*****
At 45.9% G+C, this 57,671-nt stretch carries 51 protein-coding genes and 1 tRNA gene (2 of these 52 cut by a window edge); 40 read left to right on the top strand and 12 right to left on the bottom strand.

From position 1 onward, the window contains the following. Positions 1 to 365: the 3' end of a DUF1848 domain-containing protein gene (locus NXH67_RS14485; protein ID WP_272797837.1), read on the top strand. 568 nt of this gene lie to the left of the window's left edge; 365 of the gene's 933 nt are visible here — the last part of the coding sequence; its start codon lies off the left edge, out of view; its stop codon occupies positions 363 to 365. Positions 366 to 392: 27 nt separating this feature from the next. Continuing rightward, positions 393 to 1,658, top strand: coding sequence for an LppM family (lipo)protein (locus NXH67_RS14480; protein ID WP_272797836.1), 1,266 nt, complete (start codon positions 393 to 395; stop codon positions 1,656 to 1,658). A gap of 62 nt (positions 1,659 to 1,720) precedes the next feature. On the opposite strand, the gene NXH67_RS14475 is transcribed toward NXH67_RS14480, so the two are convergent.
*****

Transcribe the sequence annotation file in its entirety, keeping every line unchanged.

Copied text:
At 45.9% G+C, this 57,671-nt stretch carries 51 protein-coding genes and 1 tRNA gene (2 of these 52 cut by a window edge); 40 read left to right on the top strand and 12 right to left on the bottom strand.

From position 1 onward, the window contains the following. Positions 1 to 365: the 3' end of a DUF1848 domain-containing protein gene (locus NXH67_RS14485; protein ID WP_272797837.1), read on the top strand. 568 nt of this gene lie to the left of the window's left edge; 365 of the gene's 933 nt are visible here — the last part of the coding sequence; its start codon lies off the left edge, out of view; its stop codon occupies positions 363 to 365. Positions 366 to 392: 27 nt separating this feature from the next. Continuing rightward, positions 393 to 1,658, top strand: coding sequence for an LppM family (lipo)protein (locus NXH67_RS14480; protein ID WP_272797836.1), 1,266 nt, complete (start codon positions 393 to 395; stop codon positions 1,656 to 1,658). A gap of 62 nt (positions 1,659 to 1,720) precedes the next feature. On the opposite strand, the gene NXH67_RS14475 is transcribed toward NXH67_RS14480, so the two are convergent.